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Eleven years after Massachusetts became the first state to allow same-sex couples to marry, the Supreme Court has now extended that right nationwide. The decision came after a wave of gay marriage legalization: 28 states from 2013 to 2015, with 36 overall prior to the Court’s ruling. Such widespread acceptance in a short amount of time isn’t a phenomenon unique to gay marriage. Social change in the U.S. appears to follow a pattern: A few pioneer states get out front before the others, and then a key event—often a court decision or a grassroots campaign reaching maturity—triggers a rush of state activity that ultimately leads to a change in federal law.
We looked at six big issues—interracial marriage, prohibition, women’s suffrage, abortion, same-sex marriage, and recreational marijuana — to show how this has happened in the past, and may again in the very near future.
South Carolina’s battle flag may soon come down from the capitol flagpole, but other symbols of the Confederacy’s ideology remain in place. For example, consider the U. S. Constitution, which is another kind of symbol as well as a law.
All copies of the Constitution promulgate detailed instructions for the recapture of slaves who have run away from their owners. They also specify that slaves are to be counted as three-fifths of a person in the Census, giving a boost to the slave-owning states in the House of Representatives and the Electoral College.
One might justify this presentation of our national charter by saying that it commemorates an earlier time or instructs students on the nation’s political history. That kind of thinking has prevailed for a long time in Charleston, only recently yielding in the face of an atrocity.
We would all be better off if all such language were consigned to the back of the document, and Americans were presented with a modern constitutional text that truly portrays our system of government as it exists in the 21st century—a constitution that deserves to be read aloud each year when the House of Representatives begins its session.… Read the rest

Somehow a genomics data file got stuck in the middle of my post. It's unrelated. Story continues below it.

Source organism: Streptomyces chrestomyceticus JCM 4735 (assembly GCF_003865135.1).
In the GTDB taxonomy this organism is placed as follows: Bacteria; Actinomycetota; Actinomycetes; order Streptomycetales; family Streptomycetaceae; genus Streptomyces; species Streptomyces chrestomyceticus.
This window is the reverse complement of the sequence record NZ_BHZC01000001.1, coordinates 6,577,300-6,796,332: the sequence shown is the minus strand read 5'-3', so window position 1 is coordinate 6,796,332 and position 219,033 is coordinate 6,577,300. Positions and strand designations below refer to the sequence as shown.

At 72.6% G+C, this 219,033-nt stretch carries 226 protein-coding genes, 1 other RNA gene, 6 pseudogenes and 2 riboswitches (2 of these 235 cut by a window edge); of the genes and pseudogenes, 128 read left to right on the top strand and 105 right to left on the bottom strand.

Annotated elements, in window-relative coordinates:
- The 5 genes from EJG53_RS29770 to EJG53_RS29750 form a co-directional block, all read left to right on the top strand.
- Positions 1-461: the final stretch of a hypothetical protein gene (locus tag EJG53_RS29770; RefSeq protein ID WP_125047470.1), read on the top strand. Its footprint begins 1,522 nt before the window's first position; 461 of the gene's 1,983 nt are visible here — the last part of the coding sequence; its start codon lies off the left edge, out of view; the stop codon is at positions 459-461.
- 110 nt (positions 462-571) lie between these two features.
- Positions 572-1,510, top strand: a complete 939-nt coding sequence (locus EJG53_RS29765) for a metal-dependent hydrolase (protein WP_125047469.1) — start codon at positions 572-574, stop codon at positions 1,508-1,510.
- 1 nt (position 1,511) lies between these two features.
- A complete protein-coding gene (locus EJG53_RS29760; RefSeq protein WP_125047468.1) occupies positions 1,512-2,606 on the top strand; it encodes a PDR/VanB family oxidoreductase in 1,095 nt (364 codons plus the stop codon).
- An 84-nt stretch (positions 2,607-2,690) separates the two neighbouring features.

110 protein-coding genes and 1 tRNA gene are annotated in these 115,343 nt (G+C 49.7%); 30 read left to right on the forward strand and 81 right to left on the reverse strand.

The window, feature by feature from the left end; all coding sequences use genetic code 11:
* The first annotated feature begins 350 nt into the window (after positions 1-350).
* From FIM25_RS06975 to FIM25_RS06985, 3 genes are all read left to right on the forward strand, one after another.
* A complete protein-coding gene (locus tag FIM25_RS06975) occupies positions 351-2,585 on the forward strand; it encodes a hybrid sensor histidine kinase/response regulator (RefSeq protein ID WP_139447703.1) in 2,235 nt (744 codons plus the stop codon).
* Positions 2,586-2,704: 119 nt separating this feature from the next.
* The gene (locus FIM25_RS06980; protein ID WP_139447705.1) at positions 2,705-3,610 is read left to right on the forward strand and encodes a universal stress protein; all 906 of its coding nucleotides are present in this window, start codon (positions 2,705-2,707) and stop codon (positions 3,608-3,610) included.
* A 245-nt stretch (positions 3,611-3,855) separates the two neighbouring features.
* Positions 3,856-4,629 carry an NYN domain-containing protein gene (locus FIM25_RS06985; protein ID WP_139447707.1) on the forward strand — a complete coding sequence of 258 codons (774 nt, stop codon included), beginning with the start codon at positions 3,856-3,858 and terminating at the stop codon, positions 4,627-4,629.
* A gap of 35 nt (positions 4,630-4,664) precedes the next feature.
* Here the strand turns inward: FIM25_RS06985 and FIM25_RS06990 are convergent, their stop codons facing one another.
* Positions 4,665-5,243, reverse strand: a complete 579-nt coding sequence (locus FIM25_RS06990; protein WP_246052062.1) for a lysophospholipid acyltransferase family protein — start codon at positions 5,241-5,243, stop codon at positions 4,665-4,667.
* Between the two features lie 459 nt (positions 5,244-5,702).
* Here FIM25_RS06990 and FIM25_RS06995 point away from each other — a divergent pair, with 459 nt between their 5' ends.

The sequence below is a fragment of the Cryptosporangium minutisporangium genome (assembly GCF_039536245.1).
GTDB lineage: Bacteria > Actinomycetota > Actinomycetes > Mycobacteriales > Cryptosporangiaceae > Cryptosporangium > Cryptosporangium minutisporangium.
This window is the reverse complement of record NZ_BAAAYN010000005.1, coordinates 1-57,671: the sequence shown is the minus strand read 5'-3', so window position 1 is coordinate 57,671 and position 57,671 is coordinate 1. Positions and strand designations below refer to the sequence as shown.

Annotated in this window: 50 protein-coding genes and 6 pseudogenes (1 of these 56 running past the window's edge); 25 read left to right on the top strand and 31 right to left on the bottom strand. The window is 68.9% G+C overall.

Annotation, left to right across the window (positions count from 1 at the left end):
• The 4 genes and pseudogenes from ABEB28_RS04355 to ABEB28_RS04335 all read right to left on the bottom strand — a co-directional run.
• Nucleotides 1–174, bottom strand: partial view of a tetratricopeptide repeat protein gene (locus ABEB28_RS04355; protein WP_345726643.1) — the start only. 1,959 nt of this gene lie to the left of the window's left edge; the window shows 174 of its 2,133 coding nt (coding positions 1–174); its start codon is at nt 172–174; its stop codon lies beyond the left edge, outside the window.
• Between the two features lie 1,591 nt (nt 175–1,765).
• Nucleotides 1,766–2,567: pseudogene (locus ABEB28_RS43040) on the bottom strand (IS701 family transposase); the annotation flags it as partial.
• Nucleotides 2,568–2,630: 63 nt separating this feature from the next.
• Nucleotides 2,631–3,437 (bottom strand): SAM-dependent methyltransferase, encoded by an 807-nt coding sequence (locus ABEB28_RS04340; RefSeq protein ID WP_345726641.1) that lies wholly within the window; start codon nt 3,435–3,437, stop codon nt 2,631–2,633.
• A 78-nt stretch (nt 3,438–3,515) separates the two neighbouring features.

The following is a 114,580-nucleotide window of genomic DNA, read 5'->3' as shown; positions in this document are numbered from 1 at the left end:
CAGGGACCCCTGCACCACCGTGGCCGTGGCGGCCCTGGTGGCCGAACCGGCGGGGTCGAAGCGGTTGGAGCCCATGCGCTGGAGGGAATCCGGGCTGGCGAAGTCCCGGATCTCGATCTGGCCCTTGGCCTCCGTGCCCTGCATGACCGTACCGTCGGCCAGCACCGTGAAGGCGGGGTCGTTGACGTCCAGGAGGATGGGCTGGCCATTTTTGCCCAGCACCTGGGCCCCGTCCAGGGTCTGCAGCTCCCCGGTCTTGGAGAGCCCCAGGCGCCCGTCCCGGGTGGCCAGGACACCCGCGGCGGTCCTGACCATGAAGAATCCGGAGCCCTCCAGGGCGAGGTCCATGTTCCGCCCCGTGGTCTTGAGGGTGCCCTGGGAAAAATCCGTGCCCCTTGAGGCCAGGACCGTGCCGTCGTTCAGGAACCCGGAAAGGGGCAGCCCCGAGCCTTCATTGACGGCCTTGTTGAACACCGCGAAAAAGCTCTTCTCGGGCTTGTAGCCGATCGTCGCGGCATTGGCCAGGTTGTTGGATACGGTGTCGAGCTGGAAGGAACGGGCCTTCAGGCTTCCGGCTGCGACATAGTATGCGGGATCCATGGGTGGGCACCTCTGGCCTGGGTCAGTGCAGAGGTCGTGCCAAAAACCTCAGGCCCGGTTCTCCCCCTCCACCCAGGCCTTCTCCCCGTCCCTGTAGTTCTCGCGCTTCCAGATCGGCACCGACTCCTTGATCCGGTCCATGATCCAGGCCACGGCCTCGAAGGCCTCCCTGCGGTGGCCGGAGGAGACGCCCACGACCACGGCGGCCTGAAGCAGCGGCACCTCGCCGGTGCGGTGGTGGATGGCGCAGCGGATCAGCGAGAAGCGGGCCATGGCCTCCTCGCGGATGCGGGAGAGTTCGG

This post was originally published on Philosophical Disquisitions.
You have probably noticed it already. There is a strange logic at the heart of the modern tech industry. The goal of many new tech startups is not to produce products or services for which consumers are willing to pay. Instead, the goal is create a digital platform or hub that will capture information from as many users as possible — to grab as many ‘eyeballs’ as you can. This information can then be analysed, repackaged and monetised in various ways. The appetite for this information-capture and analysis seems to be insatiable, with ever increasing volumes of information being extracted and analysed from an ever-expanding array of data-monitoring technologies.
The famous Harvard business theorist Shoshana Zuboff refers to this phenomenon assurveillance capitalism and she believes that it has its own internal ‘logic’ that we need to carefully and critically assess. The word ‘logic’ is somewhat obscure in this context.… Read the rest
The autobiography of Giacomo Casanova, many-faced man of mystery and otherworldly charm, reads like an erotic fantasy. Each affair and adventure is so bawdy and unbelievable that one wonders whether Casanova’s entire life was one rompish fairytale in the style of The Arabian Nights or The Decameron. Casanova sets the tone of his memoir with the a story of his nighttime gondola journey to the island of Murano on the outskirts of Venice. Casanova’s grandmother decides to take the eight-year old to see a witch in order to heal his incessant nosebleeds. After receiving her payment, the woman locks him in a box and initiates a healing ritual:
“after lavishing caresses upon me, takes off my clothes, lays me on the bed, burns some drugs, gathers the smoke in a sheet which she wraps around me, pronounces incantations, takes the sheet off me, and gives me five sugar-plums of a very agreeable taste.… Read the rest